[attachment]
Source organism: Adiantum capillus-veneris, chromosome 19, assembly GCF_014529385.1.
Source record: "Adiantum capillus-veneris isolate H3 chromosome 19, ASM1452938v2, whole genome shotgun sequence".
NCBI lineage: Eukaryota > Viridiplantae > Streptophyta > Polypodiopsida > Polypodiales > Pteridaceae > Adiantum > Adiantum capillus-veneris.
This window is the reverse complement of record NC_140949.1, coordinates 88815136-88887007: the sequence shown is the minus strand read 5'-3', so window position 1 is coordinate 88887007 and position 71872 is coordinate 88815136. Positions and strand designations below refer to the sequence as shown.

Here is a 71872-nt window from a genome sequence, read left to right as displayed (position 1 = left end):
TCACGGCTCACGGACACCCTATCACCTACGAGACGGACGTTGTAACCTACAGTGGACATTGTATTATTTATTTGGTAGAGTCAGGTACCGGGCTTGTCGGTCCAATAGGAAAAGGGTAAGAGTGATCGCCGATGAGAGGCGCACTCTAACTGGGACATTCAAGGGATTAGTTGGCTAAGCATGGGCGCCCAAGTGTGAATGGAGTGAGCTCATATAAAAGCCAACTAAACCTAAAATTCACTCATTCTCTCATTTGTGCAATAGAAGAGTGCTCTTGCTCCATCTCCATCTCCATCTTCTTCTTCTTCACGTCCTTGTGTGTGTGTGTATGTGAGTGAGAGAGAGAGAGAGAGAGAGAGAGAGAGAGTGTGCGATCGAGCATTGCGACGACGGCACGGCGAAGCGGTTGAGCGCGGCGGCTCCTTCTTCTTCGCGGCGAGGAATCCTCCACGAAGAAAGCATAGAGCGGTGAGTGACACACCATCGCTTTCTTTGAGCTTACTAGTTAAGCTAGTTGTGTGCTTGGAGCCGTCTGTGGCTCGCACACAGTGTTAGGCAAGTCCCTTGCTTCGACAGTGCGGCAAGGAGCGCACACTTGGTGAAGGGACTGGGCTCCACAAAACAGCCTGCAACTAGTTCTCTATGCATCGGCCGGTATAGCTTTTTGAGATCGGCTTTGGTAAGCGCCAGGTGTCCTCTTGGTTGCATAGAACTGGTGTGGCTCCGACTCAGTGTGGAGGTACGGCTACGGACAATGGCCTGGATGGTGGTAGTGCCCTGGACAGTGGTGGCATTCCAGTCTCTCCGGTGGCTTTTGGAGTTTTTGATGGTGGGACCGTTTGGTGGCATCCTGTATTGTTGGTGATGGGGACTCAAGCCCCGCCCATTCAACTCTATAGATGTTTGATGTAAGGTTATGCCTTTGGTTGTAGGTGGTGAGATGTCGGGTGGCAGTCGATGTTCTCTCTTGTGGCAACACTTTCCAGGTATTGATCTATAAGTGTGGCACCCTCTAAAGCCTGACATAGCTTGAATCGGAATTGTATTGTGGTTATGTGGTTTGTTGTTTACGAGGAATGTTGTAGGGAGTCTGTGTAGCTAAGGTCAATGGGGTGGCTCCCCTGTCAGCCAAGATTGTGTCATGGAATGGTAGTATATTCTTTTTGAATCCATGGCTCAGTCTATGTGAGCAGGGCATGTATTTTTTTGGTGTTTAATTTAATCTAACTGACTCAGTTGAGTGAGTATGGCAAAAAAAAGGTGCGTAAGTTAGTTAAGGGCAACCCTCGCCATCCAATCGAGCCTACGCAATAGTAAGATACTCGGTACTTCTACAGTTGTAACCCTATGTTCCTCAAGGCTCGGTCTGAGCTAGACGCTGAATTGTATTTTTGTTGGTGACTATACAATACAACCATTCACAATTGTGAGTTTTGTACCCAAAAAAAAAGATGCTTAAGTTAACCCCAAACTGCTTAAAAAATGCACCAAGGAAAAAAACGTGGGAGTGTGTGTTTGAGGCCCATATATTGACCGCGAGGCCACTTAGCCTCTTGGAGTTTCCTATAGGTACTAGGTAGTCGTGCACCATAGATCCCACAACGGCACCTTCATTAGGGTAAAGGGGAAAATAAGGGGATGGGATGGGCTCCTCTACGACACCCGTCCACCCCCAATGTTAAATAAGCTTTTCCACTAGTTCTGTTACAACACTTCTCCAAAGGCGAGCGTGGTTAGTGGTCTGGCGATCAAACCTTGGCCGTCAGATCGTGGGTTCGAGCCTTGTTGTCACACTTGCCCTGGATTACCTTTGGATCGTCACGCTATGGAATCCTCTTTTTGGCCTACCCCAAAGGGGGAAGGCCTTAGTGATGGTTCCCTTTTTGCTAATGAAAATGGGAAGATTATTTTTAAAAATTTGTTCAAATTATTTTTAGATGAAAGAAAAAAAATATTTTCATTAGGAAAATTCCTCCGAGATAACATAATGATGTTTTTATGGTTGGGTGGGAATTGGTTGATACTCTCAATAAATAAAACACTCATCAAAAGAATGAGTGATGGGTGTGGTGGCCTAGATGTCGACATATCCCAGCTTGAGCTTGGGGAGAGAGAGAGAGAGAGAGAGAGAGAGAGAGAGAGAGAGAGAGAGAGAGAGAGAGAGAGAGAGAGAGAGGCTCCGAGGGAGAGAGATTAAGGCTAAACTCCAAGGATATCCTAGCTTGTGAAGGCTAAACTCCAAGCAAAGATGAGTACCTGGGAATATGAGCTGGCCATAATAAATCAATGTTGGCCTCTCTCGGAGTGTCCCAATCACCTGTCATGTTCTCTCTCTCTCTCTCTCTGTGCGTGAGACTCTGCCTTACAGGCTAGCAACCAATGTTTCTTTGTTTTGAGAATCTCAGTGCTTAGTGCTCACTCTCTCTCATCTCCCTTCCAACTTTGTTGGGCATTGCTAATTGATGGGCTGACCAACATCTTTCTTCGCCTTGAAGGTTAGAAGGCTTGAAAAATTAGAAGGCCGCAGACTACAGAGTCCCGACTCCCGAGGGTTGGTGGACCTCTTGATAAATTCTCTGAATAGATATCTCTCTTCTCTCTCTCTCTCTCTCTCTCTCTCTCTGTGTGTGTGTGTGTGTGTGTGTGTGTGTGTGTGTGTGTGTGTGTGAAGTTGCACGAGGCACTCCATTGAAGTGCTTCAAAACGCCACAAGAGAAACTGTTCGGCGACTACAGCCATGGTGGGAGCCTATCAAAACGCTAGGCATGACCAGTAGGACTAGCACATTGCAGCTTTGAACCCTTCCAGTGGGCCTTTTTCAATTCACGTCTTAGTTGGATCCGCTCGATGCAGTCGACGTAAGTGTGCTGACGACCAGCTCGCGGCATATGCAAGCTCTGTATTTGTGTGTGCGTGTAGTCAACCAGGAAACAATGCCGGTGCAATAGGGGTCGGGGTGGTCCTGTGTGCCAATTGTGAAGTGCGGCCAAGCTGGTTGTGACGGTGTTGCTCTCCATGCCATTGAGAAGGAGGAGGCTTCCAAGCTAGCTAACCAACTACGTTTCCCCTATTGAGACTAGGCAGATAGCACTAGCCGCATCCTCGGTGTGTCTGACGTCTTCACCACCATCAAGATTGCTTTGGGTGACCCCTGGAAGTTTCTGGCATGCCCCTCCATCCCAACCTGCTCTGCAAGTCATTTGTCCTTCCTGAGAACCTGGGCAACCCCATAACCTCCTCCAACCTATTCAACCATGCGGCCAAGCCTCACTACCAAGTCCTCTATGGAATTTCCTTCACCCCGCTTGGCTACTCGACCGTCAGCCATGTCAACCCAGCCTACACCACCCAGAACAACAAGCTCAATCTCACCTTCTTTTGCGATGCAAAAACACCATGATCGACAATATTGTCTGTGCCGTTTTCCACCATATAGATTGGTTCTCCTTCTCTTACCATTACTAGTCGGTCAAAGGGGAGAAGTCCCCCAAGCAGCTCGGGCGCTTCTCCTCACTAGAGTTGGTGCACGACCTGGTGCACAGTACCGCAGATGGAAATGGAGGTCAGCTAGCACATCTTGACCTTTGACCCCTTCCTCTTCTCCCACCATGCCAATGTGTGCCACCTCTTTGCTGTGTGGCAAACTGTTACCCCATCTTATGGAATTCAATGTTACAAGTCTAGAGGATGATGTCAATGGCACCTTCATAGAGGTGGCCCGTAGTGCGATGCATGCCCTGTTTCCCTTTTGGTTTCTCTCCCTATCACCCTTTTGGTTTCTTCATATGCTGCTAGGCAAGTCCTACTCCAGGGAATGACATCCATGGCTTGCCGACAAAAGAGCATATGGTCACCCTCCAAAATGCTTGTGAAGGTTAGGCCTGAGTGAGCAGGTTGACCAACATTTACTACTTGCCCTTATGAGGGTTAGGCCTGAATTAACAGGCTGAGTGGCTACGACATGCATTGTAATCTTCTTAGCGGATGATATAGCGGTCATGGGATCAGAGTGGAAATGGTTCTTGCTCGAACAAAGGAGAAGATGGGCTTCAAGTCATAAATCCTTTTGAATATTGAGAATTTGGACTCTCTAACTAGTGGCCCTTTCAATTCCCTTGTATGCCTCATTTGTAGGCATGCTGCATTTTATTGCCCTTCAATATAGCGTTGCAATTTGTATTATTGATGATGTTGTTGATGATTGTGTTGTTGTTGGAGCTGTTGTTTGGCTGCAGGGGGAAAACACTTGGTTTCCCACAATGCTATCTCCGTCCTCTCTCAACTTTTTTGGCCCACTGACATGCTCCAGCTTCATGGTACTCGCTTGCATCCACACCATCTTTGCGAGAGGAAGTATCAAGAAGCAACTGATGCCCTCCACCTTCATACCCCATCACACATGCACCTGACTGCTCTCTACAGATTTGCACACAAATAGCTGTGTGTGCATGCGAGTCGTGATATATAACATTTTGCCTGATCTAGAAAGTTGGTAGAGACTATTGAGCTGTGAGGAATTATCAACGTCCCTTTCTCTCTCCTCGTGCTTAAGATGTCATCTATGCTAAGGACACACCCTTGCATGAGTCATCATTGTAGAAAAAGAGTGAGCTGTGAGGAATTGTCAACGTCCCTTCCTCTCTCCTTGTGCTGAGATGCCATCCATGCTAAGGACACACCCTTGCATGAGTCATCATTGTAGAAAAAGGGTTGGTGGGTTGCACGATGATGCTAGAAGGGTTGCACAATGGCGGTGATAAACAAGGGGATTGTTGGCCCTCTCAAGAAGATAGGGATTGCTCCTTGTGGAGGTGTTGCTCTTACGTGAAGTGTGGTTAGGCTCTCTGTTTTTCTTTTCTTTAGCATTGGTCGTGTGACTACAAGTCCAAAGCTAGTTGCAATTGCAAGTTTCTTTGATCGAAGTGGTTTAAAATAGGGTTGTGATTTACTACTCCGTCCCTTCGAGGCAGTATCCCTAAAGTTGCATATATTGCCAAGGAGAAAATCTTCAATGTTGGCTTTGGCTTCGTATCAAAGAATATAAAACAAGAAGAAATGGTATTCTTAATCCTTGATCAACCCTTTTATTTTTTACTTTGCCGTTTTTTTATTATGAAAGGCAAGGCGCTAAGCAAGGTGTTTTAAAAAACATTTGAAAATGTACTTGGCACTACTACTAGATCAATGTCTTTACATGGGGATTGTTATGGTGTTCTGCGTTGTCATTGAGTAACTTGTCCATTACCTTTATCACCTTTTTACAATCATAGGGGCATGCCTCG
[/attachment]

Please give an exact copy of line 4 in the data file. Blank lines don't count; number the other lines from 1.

This window is the reverse complement of record NC_140949.1, coordinates 88815136-88887007: the sequence shown is the minus strand read 5'-3', so window position 1 is coordinate 88887007 and position 71872 is coordinate 88815136. Positions and strand designations below refer to the sequence as shown.